One of the odder things about dealing with people in the political realm is the recurrent reliance upon simple definitions — speaking as if an Official Meaning could trump reality.

For instance: we call a government policy “a minimum wage.” People therefore seem to think that what the government does in enforcing such a policy is establishing wage rates. I mean, “that is just what we are doing, right?” Wrong. A minimum wage law is a law prohibiting hiring people below a specified rate. It is functionally a prohibition on hiring at a specified set of rates. It does not and cannot guarantee any person a wage, for it does not set any wage — wages being, after all, the terms of a particular kind of trade contract. Wages are set by businesses and workers in the market. The government has merely made some contracts at certain rates illegal.*

Calling a legislated wage-rate floor a “minimum wage” is like calling the prohibition of heroin a “minimum opiate” — with only some opiates allowed (Darvon, Dillotid). Under minimum wage laws, only some wage contracts are allowed. On the transactional level, both policies are policies of prohibition, not guarantee.IMG_1239

And yet people blithely go along speaking of minimum wage laws as if they established employment at the levels specified.

Like magic.

Say the word, and it happens.

This struck me when I was reading the Earthsea trilogy by Ursula K. Le Guin, when I was a youth. The magic rules in these fantasies are all about knowing how to find and speak the True Names of the thing or person to be manipulated. Now, these are terrific books. Le Guin’s account of word magic basically amounts to the reification of the human reliance upon words. But one must not believe that this is actually how the world works. The books are good because this is how the human mind works — especially in dreams.

In the actual world, outside our mindscapes, there are no True Names. Words here in the everyday world serve as conveniences of communication. They are semiotic tools. Signs. And though they come in three varieties (icons, indices, and symbols), and evidence no small degree of complexity in the dimensions of their utility and meaning, we can hone these signs to focus in on separate essences — logical atoms — each distinct.

And this is where the power of definitions come in, when we so hone our focus as to become clear as to what we are talking about, and what we are talking about pertains to the world around us and our operations within it. When we define something as x, and point to an X, our definition of x does not change the pointed-to X in our mere act of definition. The thing pointed to, X, may contain essence x as well as essences y and z. So all our blithe confidence in our definitions may not reach far beyond those definitions.

To pretend they do is magical thinking.

Yet that is what dominates politics.

I have found this over-imputation problem in rights theory, in discussions of religion and politics, and in . . . nearly everything said by a leftist today.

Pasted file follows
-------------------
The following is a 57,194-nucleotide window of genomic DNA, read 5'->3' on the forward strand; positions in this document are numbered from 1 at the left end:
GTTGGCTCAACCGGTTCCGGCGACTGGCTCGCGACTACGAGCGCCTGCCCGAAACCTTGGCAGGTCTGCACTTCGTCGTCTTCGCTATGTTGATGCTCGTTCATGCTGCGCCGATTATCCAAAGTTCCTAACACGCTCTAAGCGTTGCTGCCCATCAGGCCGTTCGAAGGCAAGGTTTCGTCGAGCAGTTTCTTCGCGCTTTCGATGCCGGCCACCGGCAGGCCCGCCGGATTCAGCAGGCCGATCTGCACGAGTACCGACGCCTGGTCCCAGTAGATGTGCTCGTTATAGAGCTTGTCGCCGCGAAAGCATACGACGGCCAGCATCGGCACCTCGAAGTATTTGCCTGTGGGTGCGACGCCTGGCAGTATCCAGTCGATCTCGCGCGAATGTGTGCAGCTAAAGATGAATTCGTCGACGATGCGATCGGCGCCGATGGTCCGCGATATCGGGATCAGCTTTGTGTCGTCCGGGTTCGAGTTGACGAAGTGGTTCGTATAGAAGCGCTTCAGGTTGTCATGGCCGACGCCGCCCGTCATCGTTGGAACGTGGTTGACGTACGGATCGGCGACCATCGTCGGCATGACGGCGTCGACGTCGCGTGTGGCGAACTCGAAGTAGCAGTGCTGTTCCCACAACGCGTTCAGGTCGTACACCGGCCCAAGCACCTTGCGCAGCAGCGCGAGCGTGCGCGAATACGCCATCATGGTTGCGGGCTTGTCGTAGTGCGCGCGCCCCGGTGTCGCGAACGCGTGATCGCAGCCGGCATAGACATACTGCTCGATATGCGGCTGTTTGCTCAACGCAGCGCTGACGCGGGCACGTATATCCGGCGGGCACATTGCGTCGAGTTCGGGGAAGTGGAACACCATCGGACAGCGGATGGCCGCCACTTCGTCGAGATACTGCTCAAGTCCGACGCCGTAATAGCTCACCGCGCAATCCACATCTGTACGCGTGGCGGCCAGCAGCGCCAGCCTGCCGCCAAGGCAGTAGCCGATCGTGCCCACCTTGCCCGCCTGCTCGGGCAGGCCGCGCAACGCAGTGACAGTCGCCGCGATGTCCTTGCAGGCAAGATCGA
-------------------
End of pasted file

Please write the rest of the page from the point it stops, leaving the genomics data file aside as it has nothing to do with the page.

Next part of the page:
IMG_2080Let us say I am arguing with a feminist about the nature of sex and gender and human rights, and I make the case that feminism has advanced some grave errors and moral atrocities. And the feminist responds, “but feminism is merely equality of the sexes — it’s in the dictionary, stupid!” My jaw drops. The dictionary definition does not track what feminists actually say. Though I advocate equal rights for all, regardless of sex, I find that much of what self-designated feminists do is seek superior status for women and girls over men and boys. Special privileges. More rights. And feminism, today, contains a whole lot more bizarre content than is represented by the seemingly inarguable cause of “sexual equality.”

Another example relates to antifa. I often complain, to my friends, about the violence of these leftist bullies in black. And yet mainstream center-left mavens assert that we should not worry at all about these thugs. Why? “Because they are literally ‘anti-fascists’!” Well, yes, fascism is a bad thing. Sure. But fascists can, in reality, masquerade as anti-fascists. And fascists are not the only authoritarian bullies to worry about. But leftists merely point to the definition as if they have proved something. It is as if they think they can utter a few words of a definition and, magically, change reality with their utterances.

This seems like the simplest and least sophisticated form of logic-chopping. It does not even quite rise to the level of logomachy. But when done confidently, with brio, it can bowl over opponents, partly out of the sheer audacity of it all. Which is why one sees the method everywhere, especially in the realms of religion in politics. It is the sophistication of simpletons.

And it is now a major problem of our time.



* An exception, in a sense, is when governments raise their own employees’ — government functionaries’ — wage rates. But you should see the difference here.